Everyone knows for sure that a good number of Americans drink coffee as a routine. In fact, statistically, about 54% of Americans take coffee as part of their daily activity.
Nobody is born with a love for coffee. It's an acquired taste, much like fine wine. Coffee is normally bitter, but after drinking a new brew, your face may wrinkle up because it is too bitter.
What causes coffee to be bitter? We're about to look at the reasons for that bitter taste, as well as how to fix these problems.
1. You added too much coffee
Using too much coffee in comparison to the amount of water you use is a simple way to make your coffee taste excessively strong and, in many instances, bitter. Although you may think it is a solution to weak-tasting coffee, you end up extracting less flavor when you use too much at once.
To fix this:
Try 1 to 1.5 Tbsp of coffee grounds for every 6oz of water in an automatic drip machine. Try 1.5 – 2 Tbsp for other brewing methods such as the French press or pour-over.
We strongly advise using a scale if you want to get it down to a science.
2. Your roast is bad
A bad roast can invariably lead to a very bad-tasting coffee. Roasting requires steady heating throughout the whole process, and this might only be possible if you have the environment or you use a professional’s equipment.
If your roasted coffee tastes like you’re bitting on a chunk of charcoal straight from the grill, then you should switch to a milder roast. The only definition of "great coffee" that matters is coffee that you like.
It’s not simply ground size that may lead to a bitter cup; roasting is also an important factor. Instead of dark and medium-dark roasts, look for light and medium roasts. Some roasters include a scale on the bag to indicate how light or dark the coffee is. Aside from coffee color, various roasts have distinct flavors. The lighter the roast, the less bitter the coffee. Attempt a few different roasts until you hit the sweet spot.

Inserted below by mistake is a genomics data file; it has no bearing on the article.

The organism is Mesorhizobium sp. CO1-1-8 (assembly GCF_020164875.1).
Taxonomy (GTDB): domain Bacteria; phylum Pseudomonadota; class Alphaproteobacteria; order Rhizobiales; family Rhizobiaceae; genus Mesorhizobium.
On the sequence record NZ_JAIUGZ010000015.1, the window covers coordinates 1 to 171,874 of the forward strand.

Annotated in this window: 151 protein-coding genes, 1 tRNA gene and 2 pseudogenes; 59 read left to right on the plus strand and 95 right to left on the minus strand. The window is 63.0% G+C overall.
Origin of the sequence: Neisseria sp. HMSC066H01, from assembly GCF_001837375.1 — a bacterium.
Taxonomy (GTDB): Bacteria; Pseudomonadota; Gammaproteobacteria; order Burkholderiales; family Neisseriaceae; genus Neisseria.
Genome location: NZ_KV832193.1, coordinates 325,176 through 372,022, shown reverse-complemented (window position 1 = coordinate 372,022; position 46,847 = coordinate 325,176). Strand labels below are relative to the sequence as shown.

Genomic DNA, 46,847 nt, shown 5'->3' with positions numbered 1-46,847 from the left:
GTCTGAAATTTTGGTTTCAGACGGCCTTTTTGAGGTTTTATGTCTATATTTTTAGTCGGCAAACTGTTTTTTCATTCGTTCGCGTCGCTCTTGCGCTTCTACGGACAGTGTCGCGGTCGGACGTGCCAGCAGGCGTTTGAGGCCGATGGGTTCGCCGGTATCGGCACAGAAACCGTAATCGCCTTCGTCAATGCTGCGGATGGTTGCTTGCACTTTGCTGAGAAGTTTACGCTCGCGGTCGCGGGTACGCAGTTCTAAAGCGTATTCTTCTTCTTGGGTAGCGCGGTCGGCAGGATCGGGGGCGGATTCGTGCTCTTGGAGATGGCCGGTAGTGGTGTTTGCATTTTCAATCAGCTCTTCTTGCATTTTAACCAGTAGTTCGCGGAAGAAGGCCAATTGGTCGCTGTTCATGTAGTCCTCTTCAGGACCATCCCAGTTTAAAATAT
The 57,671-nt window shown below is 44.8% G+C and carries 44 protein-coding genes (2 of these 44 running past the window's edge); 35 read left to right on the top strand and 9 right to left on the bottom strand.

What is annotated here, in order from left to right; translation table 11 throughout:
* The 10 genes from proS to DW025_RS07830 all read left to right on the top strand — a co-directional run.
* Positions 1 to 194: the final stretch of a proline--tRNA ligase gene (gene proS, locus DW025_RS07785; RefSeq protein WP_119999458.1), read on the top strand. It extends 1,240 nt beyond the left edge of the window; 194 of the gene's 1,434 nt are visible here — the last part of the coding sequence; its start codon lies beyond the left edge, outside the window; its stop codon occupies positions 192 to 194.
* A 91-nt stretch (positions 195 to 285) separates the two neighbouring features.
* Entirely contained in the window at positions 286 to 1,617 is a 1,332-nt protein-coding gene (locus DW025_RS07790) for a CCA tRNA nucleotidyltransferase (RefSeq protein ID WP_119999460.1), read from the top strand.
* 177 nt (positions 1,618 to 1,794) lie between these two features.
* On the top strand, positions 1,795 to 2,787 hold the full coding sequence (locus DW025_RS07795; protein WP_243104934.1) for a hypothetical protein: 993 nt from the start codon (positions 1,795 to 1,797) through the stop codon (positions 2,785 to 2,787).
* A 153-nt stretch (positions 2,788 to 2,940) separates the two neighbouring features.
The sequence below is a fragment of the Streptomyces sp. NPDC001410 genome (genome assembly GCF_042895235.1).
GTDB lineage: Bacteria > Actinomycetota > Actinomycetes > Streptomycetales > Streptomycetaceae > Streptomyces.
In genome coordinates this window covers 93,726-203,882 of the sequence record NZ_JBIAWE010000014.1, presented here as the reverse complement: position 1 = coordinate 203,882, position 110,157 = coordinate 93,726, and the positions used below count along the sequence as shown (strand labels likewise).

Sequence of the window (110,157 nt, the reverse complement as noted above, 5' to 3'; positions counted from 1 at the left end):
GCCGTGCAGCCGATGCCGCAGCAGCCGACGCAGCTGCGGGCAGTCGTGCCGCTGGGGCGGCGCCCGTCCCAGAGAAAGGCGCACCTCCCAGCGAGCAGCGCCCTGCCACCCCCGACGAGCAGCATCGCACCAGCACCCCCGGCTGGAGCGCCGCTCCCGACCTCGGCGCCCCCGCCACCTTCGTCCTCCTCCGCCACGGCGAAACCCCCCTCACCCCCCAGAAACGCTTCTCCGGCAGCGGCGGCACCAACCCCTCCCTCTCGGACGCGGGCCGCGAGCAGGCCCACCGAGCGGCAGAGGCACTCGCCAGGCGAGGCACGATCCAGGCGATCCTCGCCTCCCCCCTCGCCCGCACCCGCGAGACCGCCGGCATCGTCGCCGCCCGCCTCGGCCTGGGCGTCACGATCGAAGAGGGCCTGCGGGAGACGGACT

To fix this:
If you want to avoid bitterness, consider light-roasted coffee, such as Half City or Cinnamon; medium roasts are commonly referred to as American or Breakfast. The most well-known dark roasts include the French, Italian, Espresso, the Continental varieties, and the Viennese. If dark roasts give you goosebumps, avoid these last few.
3. Over-steeping your brew
Steeping is a method of brewing coffee in which the grinds are immediately mixed with water (instead of passing it through a filter). It's prevalent in most 'press' coffee machines, such as the French Press or the AeroPress.
The risk lies in understanding how long to steep for because over-steeping your coffee can result in an unpleasant, bitter flavor. This is due to excessive extraction. If you extract too much, the coffee will taste bitter. If you extract too little, the coffee will be weak and sour. If the extraction is done correctly, all of the delicious tastes and oils contained inside the coffee grounds will end up in your cup. Think about it in the same way as tea: you wouldn't leave a tea bag sitting in the cup for hours, right?
To fix this:
Decrease your steeping time. If you've been making French press coffee for six minutes, try reducing it to four minutes to see if the flavor improves.
Steeping is basically only applicable to a few types of coffee brewing techniques. When you use an automated espresso machine or a drip coffee maker, there is nearly no risk of over-steeping your brew.
However, if you use a French press or an AeroPress, you'll want to be prepared when it's time to plunge.
4. The source and type of beans is the problem
Coffee is cultivated from two distinct plant species: Robusta and Arabica. Robusta is considerably more bitter than Arabica and contains more caffeine; it also grows faster and is resistant to coffee pests, so it is less expensive. You may commonly find Robusta in instant coffees and those from the grocery store.
Arabica produces more flavored beans, but the plants demand more care, which increases the cost. If you're sensitive to bitterness, though, go for Arabica beans. It shouldn't be difficult; most quality coffee bean dealers specialize in Arabica, as stated on the label or on their website.